Iowa caucus results: What is the ‘Shadow’ app causing chaos in the Democratic presidential race?

Mysterious platform has undermined and overshadowed the beginning of the 2020 race

Andrew Griffin
Tuesday 04 February 2020 15:00
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US Election: What is the Iowa caucus?

A new app has helped cause chaos in the first chance voters had to determine who could be the next president of the US.

The app was intended to help gather information from across Iowa on who the roughly 1,700 caucus sites had chosen to be their presidential nominee.

But it has ended up contributing to chaos that means that there is no clarity over who won the contest, hours after it has finished.

At the time of publication, officials were still scrambling to find and verify the results. And they were scrambling, too, to explain how one of the most closely-watched moments in the lead-up to the election could have gone so dramatically wrong.

What was the app supposed to do?

The plan was that caucus organisers would be able to use the app to send in their results, allowing the state party to easily collate them from those submissions. It is the first time that such a system has been used in the Iowa caucus.

The decision to use the app came together at the last minute, according to the New York Times, which reported that the Iowa Democrats had been preparing to use a different system that would involve people calling in their results over the phone. That plan was pulled with just two weeks to go, the paper reported.

What is so wrong with the app?

Very quickly, users started reporting glitches and errors, and organisers were able to input the information as intended. Many complained that they were being shown error messages and that the app would not load properly, forcing them to call in rather than use the app as planned.

Jonathan Green, who chaired a precinct in Lone Tree, said that when he tried to put the results into the reporting app, he kept getting a confusing error message: “Unknown protocol. The address specifies a protocol (e.g., “wxyz:??”.) the browser does not recognise, so the browser cannot properly connect to the site.”

The backup plan of having people call in their results also ran into trouble because the phones they had been asked to use in case of problems were not being answered, according to Des Moines County Democratic Chair Tom Courtney.

Issues were further exacerbated by the fact that the app was only made available at a later stage, in an attempt to stop outside interference. That meant it had not been fully tested, and that organisers had little experience of it before the caucuses.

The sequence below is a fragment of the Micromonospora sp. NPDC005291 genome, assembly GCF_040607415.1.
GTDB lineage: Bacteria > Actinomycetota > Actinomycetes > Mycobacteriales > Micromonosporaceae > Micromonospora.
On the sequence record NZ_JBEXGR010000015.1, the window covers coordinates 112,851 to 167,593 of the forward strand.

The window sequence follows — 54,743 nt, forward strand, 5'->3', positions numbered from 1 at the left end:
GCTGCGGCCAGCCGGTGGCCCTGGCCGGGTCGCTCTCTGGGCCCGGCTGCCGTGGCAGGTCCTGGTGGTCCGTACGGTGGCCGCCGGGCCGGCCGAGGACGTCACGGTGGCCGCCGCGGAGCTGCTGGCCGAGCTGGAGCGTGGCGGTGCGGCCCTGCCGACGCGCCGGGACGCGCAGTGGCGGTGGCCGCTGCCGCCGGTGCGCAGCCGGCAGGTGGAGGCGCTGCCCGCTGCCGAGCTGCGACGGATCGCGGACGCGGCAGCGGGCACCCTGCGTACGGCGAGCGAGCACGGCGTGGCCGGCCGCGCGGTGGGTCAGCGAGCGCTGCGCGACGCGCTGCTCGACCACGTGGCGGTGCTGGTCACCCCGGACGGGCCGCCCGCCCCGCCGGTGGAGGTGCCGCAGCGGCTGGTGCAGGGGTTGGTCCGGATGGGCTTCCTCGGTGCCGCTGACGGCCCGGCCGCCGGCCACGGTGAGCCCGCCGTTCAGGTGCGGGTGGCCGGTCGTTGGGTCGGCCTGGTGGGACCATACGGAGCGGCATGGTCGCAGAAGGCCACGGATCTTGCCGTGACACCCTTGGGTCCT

Officials have stressed that the delays and problems are not the result of a hack or intrusion, and that the results will remain safe despite the problems.

“We found inconsistencies in the reporting of three sets of results,” the party said in a statement. “This is simply a reporting issue, the app did not go down and this is not a hack or an intrusion. The underlying data and paper trail is sound and will simply take time to further report the results.”

Who made the app?

The creation of the app still remains mired in some mystery: very little is known about the process of its creation, or where it came from. Though it is reported to have been made by a company called “Shadow”, the exact details of that startup are still unclear.

In fact, many of the organisations – such as nonprofit Acronym, which was reported to be an investor – have actually distanced themselves from the creation of the app in the wake of the mess.

What happens now?

All of the information is also kept in paper backups, and officials can now scour through those to find less high-tech but more reliable results for who has won. Local Democratic officials have claimed that means that the result will still arrive as normal, and will be reliable when it does, with the problems only meaning that they will take longer to actually report.

But the fallout could have broader implications beyond Iowa – into the rest of the primaries and caucuses, and even into further elections. As well as further scrutiny of the app, it could lead to yet more questions about why Iowa gets to be the first state in the country to declare, and whether that privilege should go to somewhere else in the wake of such high-profile mistakes.

Additional reporting by agencies

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